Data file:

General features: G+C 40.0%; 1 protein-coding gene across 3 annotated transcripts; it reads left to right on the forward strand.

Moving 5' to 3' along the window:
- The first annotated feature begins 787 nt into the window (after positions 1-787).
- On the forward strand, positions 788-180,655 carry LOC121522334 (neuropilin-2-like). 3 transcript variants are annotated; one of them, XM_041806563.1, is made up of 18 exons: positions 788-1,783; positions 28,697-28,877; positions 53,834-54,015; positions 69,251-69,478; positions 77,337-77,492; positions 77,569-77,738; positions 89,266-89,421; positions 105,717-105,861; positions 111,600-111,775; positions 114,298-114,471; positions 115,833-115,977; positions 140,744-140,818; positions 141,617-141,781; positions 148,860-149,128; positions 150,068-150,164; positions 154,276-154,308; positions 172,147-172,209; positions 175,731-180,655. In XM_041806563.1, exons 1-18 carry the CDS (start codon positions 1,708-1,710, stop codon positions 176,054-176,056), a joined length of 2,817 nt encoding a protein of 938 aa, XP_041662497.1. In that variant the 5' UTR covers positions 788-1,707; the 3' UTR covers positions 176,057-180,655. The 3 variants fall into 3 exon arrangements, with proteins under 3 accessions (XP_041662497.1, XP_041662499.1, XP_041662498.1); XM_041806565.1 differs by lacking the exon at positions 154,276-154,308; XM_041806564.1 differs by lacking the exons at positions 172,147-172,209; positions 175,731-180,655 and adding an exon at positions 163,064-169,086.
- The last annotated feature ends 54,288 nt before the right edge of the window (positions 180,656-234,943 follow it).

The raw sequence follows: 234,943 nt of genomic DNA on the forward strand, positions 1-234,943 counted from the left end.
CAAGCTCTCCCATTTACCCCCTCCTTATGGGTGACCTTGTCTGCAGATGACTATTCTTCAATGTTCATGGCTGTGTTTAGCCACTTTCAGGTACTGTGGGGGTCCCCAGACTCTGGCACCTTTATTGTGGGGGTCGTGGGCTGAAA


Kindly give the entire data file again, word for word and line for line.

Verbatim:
General features: G+C 40.0%; 1 protein-coding gene across 3 annotated transcripts; it reads left to right on the forward strand.

Moving 5' to 3' along the window:
- The first annotated feature begins 787 nt into the window (after positions 1-787).
- On the forward strand, positions 788-180,655 carry LOC121522334 (neuropilin-2-like). 3 transcript variants are annotated; one of them, XM_041806563.1, is made up of 18 exons: positions 788-1,783; positions 28,697-28,877; positions 53,834-54,015; positions 69,251-69,478; positions 77,337-77,492; positions 77,569-77,738; positions 89,266-89,421; positions 105,717-105,861; positions 111,600-111,775; positions 114,298-114,471; positions 115,833-115,977; positions 140,744-140,818; positions 141,617-141,781; positions 148,860-149,128; positions 150,068-150,164; positions 154,276-154,308; positions 172,147-172,209; positions 175,731-180,655. In XM_041806563.1, exons 1-18 carry the CDS (start codon positions 1,708-1,710, stop codon positions 176,054-176,056), a joined length of 2,817 nt encoding a protein of 938 aa, XP_041662497.1. In that variant the 5' UTR covers positions 788-1,707; the 3' UTR covers positions 176,057-180,655. The 3 variants fall into 3 exon arrangements, with proteins under 3 accessions (XP_041662497.1, XP_041662499.1, XP_041662498.1); XM_041806565.1 differs by lacking the exon at positions 154,276-154,308; XM_041806564.1 differs by lacking the exons at positions 172,147-172,209; positions 175,731-180,655 and adding an exon at positions 163,064-169,086.
- The last annotated feature ends 54,288 nt before the right edge of the window (positions 180,656-234,943 follow it).

The raw sequence follows: 234,943 nt of genomic DNA on the forward strand, positions 1-234,943 counted from the left end.
CAAGCTCTCCCATTTACCCCCTCCTTATGGGTGACCTTGTCTGCAGATGACTATTCTTCAATGTTCATGGCTGTGTTTAGCCACTTTCAGGTACTGTGGGGGTCCCCAGACTCTGGCACCTTTATTGTGGGGGTCGTGGGCTGAAA